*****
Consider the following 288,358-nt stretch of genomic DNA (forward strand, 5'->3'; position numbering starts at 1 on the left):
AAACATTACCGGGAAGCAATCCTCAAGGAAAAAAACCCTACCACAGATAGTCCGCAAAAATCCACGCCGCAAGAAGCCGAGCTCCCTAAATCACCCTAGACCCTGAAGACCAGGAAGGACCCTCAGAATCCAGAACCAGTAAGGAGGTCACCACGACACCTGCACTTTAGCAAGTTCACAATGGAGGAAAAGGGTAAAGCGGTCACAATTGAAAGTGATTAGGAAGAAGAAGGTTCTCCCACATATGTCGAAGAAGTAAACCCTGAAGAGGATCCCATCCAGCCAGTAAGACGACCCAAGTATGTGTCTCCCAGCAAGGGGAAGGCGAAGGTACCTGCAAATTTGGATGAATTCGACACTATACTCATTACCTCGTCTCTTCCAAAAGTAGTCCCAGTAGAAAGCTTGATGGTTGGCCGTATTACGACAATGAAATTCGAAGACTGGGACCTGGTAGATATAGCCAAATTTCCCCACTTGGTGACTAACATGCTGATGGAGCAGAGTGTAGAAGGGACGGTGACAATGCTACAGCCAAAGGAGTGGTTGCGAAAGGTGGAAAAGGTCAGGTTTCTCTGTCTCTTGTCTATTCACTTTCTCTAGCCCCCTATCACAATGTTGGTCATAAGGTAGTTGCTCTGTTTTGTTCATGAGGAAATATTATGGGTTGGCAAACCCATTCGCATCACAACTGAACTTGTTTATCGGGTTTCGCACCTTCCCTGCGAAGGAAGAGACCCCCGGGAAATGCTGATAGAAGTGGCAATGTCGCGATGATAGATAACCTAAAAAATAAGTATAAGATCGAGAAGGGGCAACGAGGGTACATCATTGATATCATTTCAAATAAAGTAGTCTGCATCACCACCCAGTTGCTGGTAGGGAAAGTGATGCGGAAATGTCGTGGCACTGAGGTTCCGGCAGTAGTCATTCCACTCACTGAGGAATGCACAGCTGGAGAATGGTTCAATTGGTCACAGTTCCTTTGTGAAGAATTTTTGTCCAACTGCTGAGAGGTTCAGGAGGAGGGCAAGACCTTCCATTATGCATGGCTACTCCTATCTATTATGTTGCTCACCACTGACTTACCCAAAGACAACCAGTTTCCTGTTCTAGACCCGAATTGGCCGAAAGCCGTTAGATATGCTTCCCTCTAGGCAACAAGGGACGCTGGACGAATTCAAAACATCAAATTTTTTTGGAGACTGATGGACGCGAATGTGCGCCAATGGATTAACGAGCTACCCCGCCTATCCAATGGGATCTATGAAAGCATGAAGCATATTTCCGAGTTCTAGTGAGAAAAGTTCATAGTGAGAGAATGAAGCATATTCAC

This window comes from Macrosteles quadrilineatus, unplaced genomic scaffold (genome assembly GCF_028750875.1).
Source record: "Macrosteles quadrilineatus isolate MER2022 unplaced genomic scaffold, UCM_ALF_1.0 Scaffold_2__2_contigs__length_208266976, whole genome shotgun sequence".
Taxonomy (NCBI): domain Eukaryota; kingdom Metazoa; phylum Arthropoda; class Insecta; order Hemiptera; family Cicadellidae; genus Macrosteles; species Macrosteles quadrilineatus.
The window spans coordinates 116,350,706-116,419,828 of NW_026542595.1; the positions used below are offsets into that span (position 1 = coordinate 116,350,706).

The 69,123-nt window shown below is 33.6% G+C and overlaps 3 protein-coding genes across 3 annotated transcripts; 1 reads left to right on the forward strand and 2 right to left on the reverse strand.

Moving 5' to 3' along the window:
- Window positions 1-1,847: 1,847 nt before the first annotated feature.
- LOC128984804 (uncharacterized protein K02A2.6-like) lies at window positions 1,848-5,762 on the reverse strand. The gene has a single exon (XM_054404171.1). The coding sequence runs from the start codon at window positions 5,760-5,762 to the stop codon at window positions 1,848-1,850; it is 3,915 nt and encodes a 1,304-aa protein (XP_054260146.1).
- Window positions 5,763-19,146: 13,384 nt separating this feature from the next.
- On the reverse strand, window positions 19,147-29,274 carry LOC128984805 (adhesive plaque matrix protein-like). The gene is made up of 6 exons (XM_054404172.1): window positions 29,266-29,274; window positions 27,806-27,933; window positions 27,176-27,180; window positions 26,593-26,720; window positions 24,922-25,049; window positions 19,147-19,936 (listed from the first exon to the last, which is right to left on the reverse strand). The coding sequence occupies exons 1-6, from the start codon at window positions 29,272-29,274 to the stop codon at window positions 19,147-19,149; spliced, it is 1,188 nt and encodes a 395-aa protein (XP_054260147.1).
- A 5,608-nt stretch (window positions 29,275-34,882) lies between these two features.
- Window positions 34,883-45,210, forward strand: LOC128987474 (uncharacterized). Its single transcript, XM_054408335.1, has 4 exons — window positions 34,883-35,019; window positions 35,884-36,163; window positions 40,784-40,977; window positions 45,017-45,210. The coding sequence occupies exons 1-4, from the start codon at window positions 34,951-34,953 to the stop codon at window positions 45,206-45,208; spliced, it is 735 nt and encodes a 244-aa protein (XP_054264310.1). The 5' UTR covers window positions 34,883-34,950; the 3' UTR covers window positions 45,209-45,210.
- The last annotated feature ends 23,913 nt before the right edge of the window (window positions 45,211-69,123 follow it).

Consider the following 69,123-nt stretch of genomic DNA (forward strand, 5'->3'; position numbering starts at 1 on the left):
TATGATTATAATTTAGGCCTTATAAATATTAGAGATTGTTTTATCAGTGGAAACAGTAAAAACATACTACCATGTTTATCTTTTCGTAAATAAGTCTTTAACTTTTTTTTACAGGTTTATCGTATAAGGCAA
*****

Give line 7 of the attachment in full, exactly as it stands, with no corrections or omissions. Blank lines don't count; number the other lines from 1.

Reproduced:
The 69,123-nt window shown below is 33.6% G+C and overlaps 3 protein-coding genes across 3 annotated transcripts; 1 reads left to right on the forward strand and 2 right to left on the reverse strand.